Flood Waters Reach Kati Thanda–Lake Eyre

Flood Waters Reach Kati Thanda–Lake Eyre

Taken by the EarthKAM camera on the International Space Station, this photograph shows Australia’s largest inland lake. Lake Eyre is easily recognizable from space, being a large, white-floored lake bed that is usually dry. However, a remarkable, periodic change was visible in February 2017.

Tan, green, and blue splotches stretching across the lake bed are the result of flood waters channeled down Warburton Groove. The Warburton Creek enters Lake Eyre at its northern end, and is seen here flooding into the dry lake. The event gave rise to a variety of colors indicating new vegetation, algae-tinted water, and muds transported by the flood water. A smaller discolored zone appears where the southern arm of the Warburton delta has also spilled water onto the lake floor (image center).

In this desert region, flood waters rarely reach the lake, instead evaporating along the way or getting absorbed by dune sand. But after heavy rains fell in late 2016, floods in rivers like the Warburton and Cooper have managed to reach Lake Eyre after a delay of months as the water slowly rolled across the vast watershed. As of February 20, 2017, water was reported to be flowing down the entire length of the lake (130 kilometers, or 80 miles), and reaching one of the lowest points (15 meters or 50 feet below sea level) at Belt Bay, where the water depth was measured at 1.3 meters (4 feet).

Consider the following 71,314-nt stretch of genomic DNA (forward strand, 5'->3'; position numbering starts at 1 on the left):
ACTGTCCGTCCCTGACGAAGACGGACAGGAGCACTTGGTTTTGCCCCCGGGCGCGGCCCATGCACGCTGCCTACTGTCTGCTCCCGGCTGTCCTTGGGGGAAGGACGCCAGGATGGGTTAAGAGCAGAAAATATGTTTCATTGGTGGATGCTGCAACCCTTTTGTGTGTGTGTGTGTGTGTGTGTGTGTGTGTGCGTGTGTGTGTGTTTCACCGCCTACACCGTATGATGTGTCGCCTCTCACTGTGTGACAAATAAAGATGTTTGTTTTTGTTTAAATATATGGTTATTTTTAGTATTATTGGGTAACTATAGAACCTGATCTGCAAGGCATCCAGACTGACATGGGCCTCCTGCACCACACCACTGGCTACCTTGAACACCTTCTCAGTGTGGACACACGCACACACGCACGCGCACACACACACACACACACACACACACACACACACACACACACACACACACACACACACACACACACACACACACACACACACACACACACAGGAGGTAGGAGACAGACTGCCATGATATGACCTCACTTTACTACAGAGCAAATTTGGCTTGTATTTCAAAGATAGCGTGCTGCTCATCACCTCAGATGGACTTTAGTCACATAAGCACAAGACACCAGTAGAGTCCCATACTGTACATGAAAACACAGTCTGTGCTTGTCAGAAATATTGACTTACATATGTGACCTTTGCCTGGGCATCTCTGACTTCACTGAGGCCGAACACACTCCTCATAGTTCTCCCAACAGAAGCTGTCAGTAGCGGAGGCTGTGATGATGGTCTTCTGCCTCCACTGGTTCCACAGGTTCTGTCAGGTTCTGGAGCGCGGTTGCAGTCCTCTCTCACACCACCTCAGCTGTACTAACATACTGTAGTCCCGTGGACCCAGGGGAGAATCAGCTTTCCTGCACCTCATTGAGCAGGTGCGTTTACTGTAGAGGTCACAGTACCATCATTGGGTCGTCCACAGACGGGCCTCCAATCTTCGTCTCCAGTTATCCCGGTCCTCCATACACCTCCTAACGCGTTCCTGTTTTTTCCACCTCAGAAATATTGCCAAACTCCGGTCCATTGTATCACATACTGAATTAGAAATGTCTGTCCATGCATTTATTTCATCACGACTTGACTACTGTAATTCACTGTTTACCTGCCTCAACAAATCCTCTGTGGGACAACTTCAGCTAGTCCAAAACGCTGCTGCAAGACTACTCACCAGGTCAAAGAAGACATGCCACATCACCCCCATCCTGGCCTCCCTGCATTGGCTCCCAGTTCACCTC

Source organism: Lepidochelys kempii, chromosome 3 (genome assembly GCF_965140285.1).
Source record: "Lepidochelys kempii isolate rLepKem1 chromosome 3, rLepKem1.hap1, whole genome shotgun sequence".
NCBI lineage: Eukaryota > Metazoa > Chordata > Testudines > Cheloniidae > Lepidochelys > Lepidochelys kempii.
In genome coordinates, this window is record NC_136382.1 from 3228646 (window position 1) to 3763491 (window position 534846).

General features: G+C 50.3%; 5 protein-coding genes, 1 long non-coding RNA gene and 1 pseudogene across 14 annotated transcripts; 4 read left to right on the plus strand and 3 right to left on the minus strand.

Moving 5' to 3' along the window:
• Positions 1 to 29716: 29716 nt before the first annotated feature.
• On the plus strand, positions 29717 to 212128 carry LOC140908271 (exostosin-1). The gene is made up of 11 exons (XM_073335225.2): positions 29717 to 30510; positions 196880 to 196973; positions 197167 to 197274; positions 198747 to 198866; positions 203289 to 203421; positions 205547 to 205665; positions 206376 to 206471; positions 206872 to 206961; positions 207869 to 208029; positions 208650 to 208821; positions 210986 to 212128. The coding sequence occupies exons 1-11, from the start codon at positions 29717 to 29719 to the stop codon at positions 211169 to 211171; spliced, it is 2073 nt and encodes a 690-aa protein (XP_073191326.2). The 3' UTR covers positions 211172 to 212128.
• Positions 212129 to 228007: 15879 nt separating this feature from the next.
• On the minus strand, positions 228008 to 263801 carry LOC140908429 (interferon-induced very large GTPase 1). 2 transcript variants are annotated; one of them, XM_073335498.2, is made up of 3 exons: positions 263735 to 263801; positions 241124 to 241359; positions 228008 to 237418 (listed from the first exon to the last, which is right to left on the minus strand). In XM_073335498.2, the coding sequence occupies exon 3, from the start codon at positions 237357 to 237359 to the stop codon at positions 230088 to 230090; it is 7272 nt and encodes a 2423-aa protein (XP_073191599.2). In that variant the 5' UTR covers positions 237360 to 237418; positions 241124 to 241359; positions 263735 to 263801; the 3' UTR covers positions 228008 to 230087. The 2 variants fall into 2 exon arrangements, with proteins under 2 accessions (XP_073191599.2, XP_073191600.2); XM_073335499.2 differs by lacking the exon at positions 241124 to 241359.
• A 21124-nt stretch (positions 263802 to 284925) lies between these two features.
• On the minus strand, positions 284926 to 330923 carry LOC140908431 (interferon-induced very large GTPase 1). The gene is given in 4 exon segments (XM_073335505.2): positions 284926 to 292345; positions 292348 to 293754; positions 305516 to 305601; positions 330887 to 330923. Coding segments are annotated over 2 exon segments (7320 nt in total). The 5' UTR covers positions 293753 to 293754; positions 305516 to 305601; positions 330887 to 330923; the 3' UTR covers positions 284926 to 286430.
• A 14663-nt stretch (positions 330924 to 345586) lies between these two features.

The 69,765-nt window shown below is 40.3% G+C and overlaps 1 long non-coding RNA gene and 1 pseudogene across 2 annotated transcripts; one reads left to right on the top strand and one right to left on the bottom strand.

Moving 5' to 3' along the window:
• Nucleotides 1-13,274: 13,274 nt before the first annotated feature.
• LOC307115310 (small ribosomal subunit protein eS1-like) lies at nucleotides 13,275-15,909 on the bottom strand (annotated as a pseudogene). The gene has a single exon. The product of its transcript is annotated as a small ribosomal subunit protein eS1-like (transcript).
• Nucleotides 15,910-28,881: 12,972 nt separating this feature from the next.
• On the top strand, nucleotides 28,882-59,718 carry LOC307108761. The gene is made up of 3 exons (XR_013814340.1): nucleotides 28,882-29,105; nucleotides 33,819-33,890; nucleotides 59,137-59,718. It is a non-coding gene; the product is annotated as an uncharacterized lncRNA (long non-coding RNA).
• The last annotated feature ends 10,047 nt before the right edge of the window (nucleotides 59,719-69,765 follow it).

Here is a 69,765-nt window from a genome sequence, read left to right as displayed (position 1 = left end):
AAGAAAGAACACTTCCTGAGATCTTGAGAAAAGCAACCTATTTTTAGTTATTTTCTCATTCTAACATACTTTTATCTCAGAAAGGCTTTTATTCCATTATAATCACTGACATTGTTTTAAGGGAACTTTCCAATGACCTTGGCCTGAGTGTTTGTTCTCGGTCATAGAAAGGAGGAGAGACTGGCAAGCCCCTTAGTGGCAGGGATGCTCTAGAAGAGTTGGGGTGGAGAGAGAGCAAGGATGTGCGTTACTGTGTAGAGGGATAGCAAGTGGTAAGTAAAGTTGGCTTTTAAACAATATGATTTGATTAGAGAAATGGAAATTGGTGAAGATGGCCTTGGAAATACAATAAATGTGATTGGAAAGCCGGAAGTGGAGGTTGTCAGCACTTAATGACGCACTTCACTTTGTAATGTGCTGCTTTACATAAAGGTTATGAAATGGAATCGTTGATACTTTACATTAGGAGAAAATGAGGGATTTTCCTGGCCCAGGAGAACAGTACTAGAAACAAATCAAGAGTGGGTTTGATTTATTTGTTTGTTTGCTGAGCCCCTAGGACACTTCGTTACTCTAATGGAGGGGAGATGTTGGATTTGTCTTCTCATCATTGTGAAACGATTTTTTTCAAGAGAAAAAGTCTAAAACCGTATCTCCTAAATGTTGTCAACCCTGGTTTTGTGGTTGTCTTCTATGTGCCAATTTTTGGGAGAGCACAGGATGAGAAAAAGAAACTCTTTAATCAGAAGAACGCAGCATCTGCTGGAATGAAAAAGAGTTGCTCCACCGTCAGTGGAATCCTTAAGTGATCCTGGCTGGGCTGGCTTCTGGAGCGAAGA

The lake is now formally known as Kati Thanda–Lake Eyre. Australia is one of many countries that have adopted a dual-naming policy for some natural features and cities.

Click here for a view of lake as it appeared from the space shuttle in December 1990.

EarthKAM photograph CCFID_126465_2017038014745 was acquired on February 14, 2017, with a Nikon D2Xs digital camera using a 50 mm lens, and is provided by Sally Ride EarthKAM@Space Camp on the International Space Station. The caption is provided by the Earth Science and Remote Sensing Unit, NASA Johnson Space Center. EarthKAM (Earth Knowledge Acquired by Middle school students) is a NASA educational outreach program that enables students, teachers, and the public to learn about Earth from the unique perspective of space. During Sally Ride EarthKAM missions, middle school students around the world request images of specific locations on Earth. The image in this article has been enhanced to improve contrast. Caption by M. Justin Wilkinson, Texas State University, Jacobs Contract at NASA-JSC.